Odisha gets Centre’s nod to clear forest land for irrigation project

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Chief Minister Mohan Charan Majhi had discussed the issue with Union Environment and Forests Minister Bhupender Yadav during his recent visit to New Delhi…reports Asian Lite News

The Ministry of Environment and Forests (MoEF) has approved the diversion of 1,524.17 hectares of forest land for the Brutanga irrigation project in Odisha’s Nayagarh district, officials said on Tuesday. The state government has awaited this approval for 30 years. The project will provide irrigation to 23,000 hectares of land.

A letter from Assistant Inspector General of Forests Dheeraj Mittal on Monday confirmed the final approval under the Van (Sanrakshan Evam Samvardhan) Adhiniyam, 1980, for non-forestry use of the land. The legal status of the diverted forest land will remain unchanged, and the state must ensure compensatory afforestation on 1,524.17 hectares of non-forest land. This afforestation must occur within two years, planting at least 1,000 plants per hectare.

If planting this many saplings in the area is not possible, the balance will be planted in other forests. The state must also take mitigative measures to minimize the project’s adverse impact on forests and wildlife, including setting up anti-poaching camps and constructing watch towers.

Chief Minister Mohan Charan Majhi had discussed the issue with Union Environment and Forests Minister Bhupender Yadav during his recent visit to New Delhi, according to the Chief Minister’s Office statement.

Recently, President Droupadi Murmu expressed concern over the terrible series of heatwaves witnessed in many parts of the country during the summer and flagged that extreme weather events have become more frequent around the globe in recent years.

President Murmu, who is in Odisha for the annual Jagannath Rath Yatra, visited Puri’s Golden Beach and shared images from the visit on Monday.

Taking to X, President Murmu wrote in a series of tweets, “There are places that bring us in closer touch with the essence of life and remind us that we are part of nature. Mountains, forests, rivers and seashores appeal to something deep within us. As I walked along the seashore today, I felt a communion with the surroundings – the gentle wind, the roar of the waves, and the immense expanse of water. It was a meditative experience”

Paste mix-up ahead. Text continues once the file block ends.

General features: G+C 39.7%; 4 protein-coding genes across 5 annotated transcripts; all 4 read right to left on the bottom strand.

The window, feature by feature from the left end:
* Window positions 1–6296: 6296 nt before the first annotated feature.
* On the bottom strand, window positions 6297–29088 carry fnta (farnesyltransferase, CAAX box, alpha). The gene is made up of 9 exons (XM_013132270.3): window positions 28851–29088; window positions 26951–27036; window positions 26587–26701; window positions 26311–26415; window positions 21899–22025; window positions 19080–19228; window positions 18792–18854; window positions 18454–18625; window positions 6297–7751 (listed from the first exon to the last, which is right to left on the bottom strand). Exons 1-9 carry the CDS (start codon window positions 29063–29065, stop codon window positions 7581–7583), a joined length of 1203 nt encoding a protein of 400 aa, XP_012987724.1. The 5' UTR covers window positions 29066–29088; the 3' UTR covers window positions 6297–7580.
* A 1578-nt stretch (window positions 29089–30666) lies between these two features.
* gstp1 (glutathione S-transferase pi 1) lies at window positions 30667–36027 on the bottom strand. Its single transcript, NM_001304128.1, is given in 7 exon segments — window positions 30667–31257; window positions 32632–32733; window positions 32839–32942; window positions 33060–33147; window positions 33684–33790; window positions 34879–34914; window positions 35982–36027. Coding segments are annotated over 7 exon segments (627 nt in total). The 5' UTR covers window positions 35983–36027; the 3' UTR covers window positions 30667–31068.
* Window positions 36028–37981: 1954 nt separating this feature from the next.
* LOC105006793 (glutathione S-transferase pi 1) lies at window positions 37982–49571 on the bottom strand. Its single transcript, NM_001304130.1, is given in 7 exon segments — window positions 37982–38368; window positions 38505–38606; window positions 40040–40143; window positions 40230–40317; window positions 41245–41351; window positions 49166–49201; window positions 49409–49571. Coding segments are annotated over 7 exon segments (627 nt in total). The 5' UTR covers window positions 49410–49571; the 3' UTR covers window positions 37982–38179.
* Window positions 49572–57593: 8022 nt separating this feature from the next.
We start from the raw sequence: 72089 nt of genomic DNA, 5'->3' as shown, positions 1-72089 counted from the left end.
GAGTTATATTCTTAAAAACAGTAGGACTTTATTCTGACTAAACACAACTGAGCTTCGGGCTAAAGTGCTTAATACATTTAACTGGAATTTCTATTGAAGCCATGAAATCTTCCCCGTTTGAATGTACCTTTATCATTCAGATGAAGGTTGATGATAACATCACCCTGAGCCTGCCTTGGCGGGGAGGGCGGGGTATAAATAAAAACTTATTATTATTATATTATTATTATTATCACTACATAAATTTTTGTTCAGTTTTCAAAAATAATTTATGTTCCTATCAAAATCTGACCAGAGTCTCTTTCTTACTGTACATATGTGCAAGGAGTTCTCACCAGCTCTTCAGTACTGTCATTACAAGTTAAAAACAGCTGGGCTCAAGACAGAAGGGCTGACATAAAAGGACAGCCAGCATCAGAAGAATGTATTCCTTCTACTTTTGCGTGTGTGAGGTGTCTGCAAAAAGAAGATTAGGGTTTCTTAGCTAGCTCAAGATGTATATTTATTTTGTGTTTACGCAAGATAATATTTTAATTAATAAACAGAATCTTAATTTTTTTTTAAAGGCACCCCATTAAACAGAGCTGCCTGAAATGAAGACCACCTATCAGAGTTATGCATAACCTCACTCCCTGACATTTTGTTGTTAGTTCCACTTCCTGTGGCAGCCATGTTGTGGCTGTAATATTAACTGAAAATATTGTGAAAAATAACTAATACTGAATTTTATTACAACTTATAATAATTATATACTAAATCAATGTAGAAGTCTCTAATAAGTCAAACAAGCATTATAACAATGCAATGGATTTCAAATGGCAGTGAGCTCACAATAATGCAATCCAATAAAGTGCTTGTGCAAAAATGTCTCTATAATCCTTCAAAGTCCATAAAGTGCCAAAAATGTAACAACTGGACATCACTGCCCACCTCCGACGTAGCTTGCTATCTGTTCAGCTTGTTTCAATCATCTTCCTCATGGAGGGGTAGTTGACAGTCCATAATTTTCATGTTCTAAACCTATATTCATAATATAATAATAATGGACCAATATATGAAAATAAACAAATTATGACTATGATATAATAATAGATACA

“It brought to me a profound inner peace that I had also felt when I had a darshan of Mahaprabhu Shri Jagannathji yesterday. And I am not alone in having such an experience; all of us can feel that way when we encounter something that is far larger than us, that sustains us and that makes our lives meaningful,” her post added.

“In the hustle and bustle of the daily grind, we lose this connection with Mother Nature. Humankind believes it has mastered nature and is exploiting it for its own short-term benefits. The result is for all to see. This summer, many parts of India suffered a terrible series of heatwaves. Extreme weather events have become more frequent around the globe in recent years. The situation is projected to be far worse in the decades to come,” Murmu said.

Expressing concern over global warming and its impact, Murmu said, “More than seventy percent of the surface of the earth is made up of oceans, and global warming is leading to a rise in global sea levels, threatening to submerge coastal areas. “The oceans and the rich variety of flora and fauna found there have suffered heavily due to different kinds of pollution.”

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